Volume No. 1 Issue No.: 2 Page No.: 209-213 October-December 200




Sameer Elwin B.*1, Dharmendra Sharma2 and Ashwani K. Rana**3

1. St. Joseph’S Convent Sr. Secondary School, Bhopal (India) 2. Air Force school, Gwalior (India). 3. Modern International School, Bangkok (THAILAND).


Received on : May 9, 2006




Altitude exposure causes wide-ranging physiological responses. Changes occur in ventilation, heart rate, acid-base regulation, body composition, and substrate metabolism. The environment often increases exercise stress. Low oxygen pressure at high altitude can stress the oxygen transport systems of even the fittest athletes. Cold temperatures can numb the flesh and sometimes suppress cellular metabolism to dangerous levels. Hot temperatures can result in a competition for blood between the skin and muscles that can severely limit physical performance and subject the body to thermal injury. Smoggy air can leave the athlete gasping for air during exercise, while traveling across time zones can fatigue athletes and make them less able to compete. Through this paper, we pay particular attention to effects of those conditions on acute and long term exercise response and to acclimatization.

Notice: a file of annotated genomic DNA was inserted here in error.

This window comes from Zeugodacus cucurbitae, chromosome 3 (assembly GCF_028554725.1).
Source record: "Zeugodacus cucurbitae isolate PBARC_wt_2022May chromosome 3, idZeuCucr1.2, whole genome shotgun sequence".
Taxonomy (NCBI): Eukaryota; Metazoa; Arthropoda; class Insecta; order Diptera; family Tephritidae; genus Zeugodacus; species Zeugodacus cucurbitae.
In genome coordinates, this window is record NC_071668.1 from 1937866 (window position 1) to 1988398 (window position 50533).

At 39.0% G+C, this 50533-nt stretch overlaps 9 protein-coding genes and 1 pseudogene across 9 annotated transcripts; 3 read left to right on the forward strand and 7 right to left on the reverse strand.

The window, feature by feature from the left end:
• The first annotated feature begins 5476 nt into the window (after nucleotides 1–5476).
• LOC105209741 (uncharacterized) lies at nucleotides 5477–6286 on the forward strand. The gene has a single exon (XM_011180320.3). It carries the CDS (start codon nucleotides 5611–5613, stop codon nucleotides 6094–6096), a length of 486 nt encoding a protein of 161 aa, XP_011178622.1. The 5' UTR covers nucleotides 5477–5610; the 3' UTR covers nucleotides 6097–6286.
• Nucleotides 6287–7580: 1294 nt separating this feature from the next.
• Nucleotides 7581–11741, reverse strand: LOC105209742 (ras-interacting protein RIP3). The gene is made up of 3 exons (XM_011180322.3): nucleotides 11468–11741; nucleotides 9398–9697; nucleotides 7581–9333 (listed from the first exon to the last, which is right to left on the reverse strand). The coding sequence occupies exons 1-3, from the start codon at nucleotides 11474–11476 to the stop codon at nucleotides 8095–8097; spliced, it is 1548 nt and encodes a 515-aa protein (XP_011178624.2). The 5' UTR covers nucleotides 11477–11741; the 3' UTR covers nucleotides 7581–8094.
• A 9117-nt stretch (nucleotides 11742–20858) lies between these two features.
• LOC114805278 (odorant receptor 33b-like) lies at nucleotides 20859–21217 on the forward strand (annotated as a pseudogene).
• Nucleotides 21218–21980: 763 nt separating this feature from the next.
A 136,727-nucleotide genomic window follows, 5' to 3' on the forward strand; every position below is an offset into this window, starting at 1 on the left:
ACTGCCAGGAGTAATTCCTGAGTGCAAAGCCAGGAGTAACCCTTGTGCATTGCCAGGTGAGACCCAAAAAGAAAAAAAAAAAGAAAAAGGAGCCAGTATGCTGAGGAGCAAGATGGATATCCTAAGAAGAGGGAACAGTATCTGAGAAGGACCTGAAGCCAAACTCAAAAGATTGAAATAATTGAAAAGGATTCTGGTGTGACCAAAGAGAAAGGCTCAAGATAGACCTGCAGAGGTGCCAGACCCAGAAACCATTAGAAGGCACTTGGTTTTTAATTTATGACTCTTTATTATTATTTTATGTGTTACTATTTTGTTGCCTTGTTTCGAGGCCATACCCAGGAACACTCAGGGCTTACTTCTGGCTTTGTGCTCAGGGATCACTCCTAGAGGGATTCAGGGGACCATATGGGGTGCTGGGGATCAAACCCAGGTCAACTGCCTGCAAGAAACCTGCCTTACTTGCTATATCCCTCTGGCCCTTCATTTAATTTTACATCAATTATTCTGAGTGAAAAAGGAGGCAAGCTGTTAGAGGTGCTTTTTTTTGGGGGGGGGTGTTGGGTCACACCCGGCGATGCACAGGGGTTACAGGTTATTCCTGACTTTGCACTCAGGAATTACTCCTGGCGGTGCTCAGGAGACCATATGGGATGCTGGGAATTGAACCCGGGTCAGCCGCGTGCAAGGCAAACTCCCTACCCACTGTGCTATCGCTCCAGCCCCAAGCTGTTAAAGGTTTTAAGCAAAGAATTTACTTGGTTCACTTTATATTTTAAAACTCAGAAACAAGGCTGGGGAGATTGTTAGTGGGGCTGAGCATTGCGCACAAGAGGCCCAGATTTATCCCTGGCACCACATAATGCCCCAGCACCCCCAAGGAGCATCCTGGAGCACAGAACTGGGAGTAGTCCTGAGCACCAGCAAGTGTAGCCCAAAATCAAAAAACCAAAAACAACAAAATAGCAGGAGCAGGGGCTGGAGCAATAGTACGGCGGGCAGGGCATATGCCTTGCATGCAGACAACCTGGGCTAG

Keywords : Altitude, Smoggy air, Temperature, Exercise, Physical, Heart rate, Stress.